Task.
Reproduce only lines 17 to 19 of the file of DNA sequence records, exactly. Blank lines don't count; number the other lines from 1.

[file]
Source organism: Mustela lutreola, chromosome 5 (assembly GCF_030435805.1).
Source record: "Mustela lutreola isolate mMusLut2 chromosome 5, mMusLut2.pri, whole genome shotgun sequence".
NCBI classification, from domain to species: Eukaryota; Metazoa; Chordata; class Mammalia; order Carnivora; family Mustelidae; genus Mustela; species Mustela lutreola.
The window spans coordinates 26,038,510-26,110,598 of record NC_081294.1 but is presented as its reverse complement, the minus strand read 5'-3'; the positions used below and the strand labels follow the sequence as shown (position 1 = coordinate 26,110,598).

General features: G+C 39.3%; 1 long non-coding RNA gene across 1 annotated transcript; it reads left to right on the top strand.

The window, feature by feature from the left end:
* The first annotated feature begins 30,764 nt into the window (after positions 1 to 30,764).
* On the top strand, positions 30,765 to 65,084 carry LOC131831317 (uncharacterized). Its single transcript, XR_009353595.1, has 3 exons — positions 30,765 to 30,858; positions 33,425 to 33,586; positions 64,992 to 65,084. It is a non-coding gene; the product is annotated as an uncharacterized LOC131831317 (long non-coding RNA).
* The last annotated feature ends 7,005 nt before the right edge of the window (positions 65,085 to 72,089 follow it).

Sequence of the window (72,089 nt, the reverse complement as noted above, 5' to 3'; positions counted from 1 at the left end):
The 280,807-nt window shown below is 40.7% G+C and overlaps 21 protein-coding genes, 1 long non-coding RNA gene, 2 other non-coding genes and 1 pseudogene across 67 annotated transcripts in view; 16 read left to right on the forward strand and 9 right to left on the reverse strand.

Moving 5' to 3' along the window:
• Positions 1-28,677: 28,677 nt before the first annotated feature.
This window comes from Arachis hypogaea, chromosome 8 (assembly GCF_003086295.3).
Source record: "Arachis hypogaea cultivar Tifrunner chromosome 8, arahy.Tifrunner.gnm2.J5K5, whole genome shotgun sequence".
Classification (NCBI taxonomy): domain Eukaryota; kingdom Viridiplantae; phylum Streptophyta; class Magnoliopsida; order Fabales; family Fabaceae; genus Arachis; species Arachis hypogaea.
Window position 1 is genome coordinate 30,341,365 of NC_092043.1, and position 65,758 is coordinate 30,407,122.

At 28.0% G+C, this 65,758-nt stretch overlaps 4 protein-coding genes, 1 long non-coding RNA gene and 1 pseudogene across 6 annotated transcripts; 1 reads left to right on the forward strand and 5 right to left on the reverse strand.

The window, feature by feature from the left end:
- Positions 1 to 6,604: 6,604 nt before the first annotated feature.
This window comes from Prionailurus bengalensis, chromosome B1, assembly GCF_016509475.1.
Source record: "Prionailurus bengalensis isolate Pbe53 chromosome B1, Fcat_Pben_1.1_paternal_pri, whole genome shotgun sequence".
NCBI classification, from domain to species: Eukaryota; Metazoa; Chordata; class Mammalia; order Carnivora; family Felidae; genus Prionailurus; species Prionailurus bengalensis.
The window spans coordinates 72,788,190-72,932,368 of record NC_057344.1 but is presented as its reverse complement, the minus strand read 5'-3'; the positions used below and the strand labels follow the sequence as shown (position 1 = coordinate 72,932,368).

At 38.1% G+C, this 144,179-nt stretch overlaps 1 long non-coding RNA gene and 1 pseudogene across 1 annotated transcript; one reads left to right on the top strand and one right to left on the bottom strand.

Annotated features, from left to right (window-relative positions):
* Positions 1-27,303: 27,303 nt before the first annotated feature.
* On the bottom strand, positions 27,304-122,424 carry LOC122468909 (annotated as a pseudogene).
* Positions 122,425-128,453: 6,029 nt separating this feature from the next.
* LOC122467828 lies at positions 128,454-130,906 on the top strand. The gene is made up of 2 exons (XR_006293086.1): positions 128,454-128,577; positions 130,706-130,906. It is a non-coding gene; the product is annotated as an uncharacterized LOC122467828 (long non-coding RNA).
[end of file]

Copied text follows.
Window position 1 is genome coordinate 30,341,365 of NC_092043.1, and position 65,758 is coordinate 30,407,122.

At 28.0% G+C, this 65,758-nt stretch overlaps 4 protein-coding genes, 1 long non-coding RNA gene and 1 pseudogene across 6 annotated transcripts; 1 reads left to right on the forward strand and 5 right to left on the reverse strand.

The window, feature by feature from the left end: